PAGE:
Perhaps Lady Luck was shining on us that morning, right after registering at the visitor centre, we already spotted some of the wildlife. Bujang also led us through the bushes, a shortcut to the pristine sandy beach just a short walk ahead, where we found many silvered-leaf monkeys on the tall trees. Not only were we excited by the surprise find, we were equally enthralled by the breathtaking scenery ahead of us too (photo above). The shining sandstone cliffs covered with lush green vegetation, coupled with a stunning backdrop of the white fluffy clouds & clear blue sky, looked exactly like a perfect landscape painting. I love the clear reflections of the horizon on the crystalline waters as well. 🙂

Thereafter, we walked back to the area behind the visitor centre, an easy boardwalk trail on flat terrain, where the park lodging could be found. In case you didn’t know, visitors can choose to stay overnight at Bako National Park so that you can hike on the longer & more challenging trails & not have to worry about catching the last boat back to mainland. I read about some of the night trails they offer, which seems very interesting too. It was true that the area around park HQ is filled with a diverse range of flora & fauna, thanks to the expert ears & eyes of Bujang. 🙂

Forgot the name of this plant, but the leaves looked interesting so we took a pic of it

The weather at Bako changed rapidly, from a bright & sunny start when we arrived around 9.15 am, to dark clouds that began forming slightly after an hour. The gloomy clouds looked set to inch towards the island, so Bujang suggested we take a boat ride to check out the famous Sea Stack Formation first before continuing to hike. Since he was the expert here, we obliged to his change in plan & returned to the jetty to make our way to the iconic Sea Stack in front of the Pandan Kecil beach up north.

Strangely, the water towards the north was more emerald green than blue like the beach around Telok Assam. Nonetheless, it was still a beautiful trip out at sea admiring the natural rock formations along the coastline enroute to Bako’s landmark. Regardless of the number of times I’ve witnessed beautiful works of Mother Nature, I remain intrigued by dramatic natural formations over millions of years, whenever I come up close with them. So likewise at Bako, I just couldn’t keep my eyes off the amazingly eroded rocks & sea cliffs. Of course, the highlight of the 10-min boat adventure to Pandan Kecil had to be the iconic Sea Stack Formation above. It is said to resemble a Cobra head, what do you think? 😉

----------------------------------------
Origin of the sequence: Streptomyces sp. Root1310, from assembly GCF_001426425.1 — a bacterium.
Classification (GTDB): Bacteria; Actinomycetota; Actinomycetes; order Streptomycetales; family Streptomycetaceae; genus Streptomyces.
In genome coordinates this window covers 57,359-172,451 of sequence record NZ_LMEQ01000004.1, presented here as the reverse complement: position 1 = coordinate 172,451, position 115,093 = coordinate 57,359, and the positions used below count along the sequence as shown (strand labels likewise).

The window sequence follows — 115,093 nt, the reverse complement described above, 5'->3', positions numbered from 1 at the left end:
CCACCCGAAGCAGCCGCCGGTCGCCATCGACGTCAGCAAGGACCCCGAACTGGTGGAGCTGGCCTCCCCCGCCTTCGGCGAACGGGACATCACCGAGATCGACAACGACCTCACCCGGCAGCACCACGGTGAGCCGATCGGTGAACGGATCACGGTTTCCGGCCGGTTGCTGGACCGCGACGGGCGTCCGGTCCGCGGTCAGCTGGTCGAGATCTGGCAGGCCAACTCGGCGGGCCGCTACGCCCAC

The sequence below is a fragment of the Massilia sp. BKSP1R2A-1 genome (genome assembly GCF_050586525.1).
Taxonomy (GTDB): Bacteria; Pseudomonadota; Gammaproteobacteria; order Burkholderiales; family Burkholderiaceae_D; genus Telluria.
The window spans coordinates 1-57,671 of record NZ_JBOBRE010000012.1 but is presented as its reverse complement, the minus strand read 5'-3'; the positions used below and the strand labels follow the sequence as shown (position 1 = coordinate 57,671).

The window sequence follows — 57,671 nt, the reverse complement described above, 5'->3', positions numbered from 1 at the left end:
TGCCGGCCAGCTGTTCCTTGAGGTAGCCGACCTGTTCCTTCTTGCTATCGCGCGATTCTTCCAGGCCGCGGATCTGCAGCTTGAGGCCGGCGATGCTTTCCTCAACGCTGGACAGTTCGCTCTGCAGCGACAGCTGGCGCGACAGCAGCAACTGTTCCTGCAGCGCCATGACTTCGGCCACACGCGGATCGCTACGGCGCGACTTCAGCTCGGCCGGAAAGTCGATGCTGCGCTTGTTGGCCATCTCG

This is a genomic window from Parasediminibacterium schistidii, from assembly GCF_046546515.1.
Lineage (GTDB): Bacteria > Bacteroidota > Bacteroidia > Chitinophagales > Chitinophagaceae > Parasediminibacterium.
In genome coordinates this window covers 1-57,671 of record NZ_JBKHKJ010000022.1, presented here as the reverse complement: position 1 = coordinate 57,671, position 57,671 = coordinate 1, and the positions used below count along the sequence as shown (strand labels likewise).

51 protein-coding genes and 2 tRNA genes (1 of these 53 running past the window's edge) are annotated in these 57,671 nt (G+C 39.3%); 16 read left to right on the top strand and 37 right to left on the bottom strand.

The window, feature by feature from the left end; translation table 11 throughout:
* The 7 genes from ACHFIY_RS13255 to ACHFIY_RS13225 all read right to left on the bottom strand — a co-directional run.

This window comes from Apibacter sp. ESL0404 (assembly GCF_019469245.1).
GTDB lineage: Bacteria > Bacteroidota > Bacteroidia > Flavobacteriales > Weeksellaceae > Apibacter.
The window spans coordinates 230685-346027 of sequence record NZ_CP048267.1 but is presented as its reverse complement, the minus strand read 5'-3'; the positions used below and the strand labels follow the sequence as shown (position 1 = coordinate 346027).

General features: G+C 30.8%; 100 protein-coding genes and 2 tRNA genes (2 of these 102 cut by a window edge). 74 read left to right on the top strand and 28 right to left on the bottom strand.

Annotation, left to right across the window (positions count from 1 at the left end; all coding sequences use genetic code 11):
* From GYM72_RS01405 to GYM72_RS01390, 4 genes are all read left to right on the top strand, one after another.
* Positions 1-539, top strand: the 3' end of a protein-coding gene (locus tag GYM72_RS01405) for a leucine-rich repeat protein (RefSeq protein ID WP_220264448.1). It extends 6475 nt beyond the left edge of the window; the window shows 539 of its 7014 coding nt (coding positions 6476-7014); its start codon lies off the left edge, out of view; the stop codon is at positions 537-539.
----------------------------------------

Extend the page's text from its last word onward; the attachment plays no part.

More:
Overcast sky in the background when we returned to the jetty

The ride back to the jetty near park HQ was getting rockier with strong sea breeze & more dark clouds approaching. At first Bujang asked if we wanna disembark in between at a small secluded beach at Telok Paku, then continue the journey back to HQ by hiking through cliff forest. But he cautioned some parts may be steep & tiring, so we decided not to do that & returned to the same point where we boarded the boat. We were kinda undecided which trail to take upon return, as he kept stressing that many trails require a lot of step climbing & could be too steep for my comfort, given I had told him of my aching limbs due to the cave adventure. So we started on the easy boardwalk again, in the opposite direction from the HQ, before he brought us to a more rustic trail that he was unsure if we would be game enough for.

As seen from collage above, the sandy forested path looks pretty manageable for my standard. Hence we agreed to continue on this trail, name unknown as we didn’t see any signage or markers. At least we wouldn’t leave Bako with a regret for not doing the more rustic trails just because of aching feet. But little did I know that the manageable sandy path become a challenge shortly after we got in.